QR Codes

A QR code is a two-dimensional barcode that can be digitally generated and read by an imaging device such as a smartphone. Scanning a QR code will transfer the encoded information to the device and allow users to access an online web page. Printed QR codes are a clever way to drive website traffic, especially when placed on printed flyers and marketing materials. You can place a custom UTM code on the QR code to track traffic into a default channel in Google Analytics set up specifically for print media.

Traffic Channels Help Evaluate Lowest Cost Per Conversion

Analyzing traffic through channels helps you evaluate which avenue yields the lowest cost-per-conversion ratio. The term conversion refers to a web visitor who takes action on your site, such as filling out a form, dialing your telephone number, signing up for a newsletter blast, or purchasing. The ultimate goal is to optimize the conversion x cost ratio.  To clarify, ideally, you want the most conversions at the lowest possible cost.  Here is an example of a conversion/channel matrix used at Mile High Content.

Conversion/Channel Matrix

ChannelVisitorsperMonthCostper VisitorTotalSpentNumberOfConversionsCostperConversion
Organic100$1$10015$6.66
Direct 100$1$1008$12.5
Social100$3$3001$300
Referral100$4$4000$0
Paid100$5$50025$20
Display100$3$3005$20

The organic channel yielded the lowest cover per conversion ratio at only $6.66 on the matrix above. This indicates you should focus on growing your organic keywords and improving SERP performance. The above also shows that referral and social channels might not be ineffective, suggesting they should be cut altogether. But not so fast. We will detail below how traffic channels work together. 

How Traffic Channels Work Together

Evaluating the lowest cost per conversion only sometimes paints the whole picture and should be taken with a grain of salt. That is because traffic channels work together and affect one another. For example, referral traffic yielded zero conversions and spent the second-most in the budget in the matrix above. Logically, you should probably cut that channel out altogether. However, it could negatively impact the organic channel because resources spent on gaining links from referral sources boosted domain authority and search rankings, contributing to organic performance. Thus, you wouldn’t want to cut your budget on referral links despite it not converting.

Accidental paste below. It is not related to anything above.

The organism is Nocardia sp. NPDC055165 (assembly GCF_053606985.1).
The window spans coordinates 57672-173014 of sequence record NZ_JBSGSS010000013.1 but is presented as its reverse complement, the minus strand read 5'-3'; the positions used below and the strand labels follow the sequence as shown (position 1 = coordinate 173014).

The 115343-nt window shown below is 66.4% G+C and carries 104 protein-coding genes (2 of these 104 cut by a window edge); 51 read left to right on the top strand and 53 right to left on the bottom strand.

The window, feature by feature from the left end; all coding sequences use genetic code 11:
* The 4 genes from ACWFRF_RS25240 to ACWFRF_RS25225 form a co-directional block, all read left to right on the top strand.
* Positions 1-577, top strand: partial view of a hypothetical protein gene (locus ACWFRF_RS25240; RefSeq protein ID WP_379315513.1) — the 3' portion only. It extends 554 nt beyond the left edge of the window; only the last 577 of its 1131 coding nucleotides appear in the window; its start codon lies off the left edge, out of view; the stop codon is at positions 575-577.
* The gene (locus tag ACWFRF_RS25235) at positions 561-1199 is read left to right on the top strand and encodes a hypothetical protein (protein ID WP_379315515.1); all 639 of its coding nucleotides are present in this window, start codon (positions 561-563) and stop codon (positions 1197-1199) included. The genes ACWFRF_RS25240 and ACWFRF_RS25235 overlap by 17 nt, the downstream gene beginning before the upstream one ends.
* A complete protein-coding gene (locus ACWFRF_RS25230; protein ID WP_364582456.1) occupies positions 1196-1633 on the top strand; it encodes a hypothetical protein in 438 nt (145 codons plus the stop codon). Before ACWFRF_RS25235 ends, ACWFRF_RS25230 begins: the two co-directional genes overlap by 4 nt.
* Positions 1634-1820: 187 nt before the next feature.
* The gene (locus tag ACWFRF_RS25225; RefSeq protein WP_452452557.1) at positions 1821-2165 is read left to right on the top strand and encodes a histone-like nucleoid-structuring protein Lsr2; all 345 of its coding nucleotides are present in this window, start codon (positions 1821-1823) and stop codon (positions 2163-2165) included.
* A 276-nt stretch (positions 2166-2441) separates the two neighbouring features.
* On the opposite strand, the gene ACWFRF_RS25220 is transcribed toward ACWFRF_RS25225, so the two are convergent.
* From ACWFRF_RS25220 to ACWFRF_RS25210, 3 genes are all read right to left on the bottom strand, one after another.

Are Traffic Channels and Mediums The Same Thing?

You may notice that the channel and medium will appear the same in Google Analytics. For example, traffic could be derived from Bing, Yahoo, Google, etc., and classified as an organic medium. It will also appear as an organic channel. At first, this may be confusing, as there is no difference between the channel and the medium. The difference is quite simple, though. Google Analytics views the channel as a group of traffic sources with the same medium. Essentially, Google Analytics clumps all traffic from the same medium into one channel. 

How To Set Up Conversions in the Acquisition Folder?

Google Analytics makes life easier for digital marketers by setting up default channel groupings in the Acquisitions folder. However, tracking conversions, such as telephone calls and form submissions, differs on all websites, so Google cannot automatically do this for you. Consequently, this means you have to set up conversion tracking on your own, which can be tricky if you are unfamiliar with Google Tag Manager (GTM). At Mile High Content, we specialize in setting up conversion tracking through GTM, allowing you to become more granular in your digital marketing approach. 

Conclusion

As a business owner or marketer, you should constantly evaluate your website’s performance to optimize your digital marketing strategy. Google Analytics does a wonderful job of assisting you by making your traffic channels easy to read and analyze. However, custom channels and conversion tracking are required to see the whole picture, which is a task Google Analytics simply cannot set up without your assistance. At Mile High Content, we specialize in optimizing your Google Analytics so you can take your digital marketing efforts to the next level. Please contact us today to learn more about our monthly packages and how we can help expand your digital footprint. 

Related Posts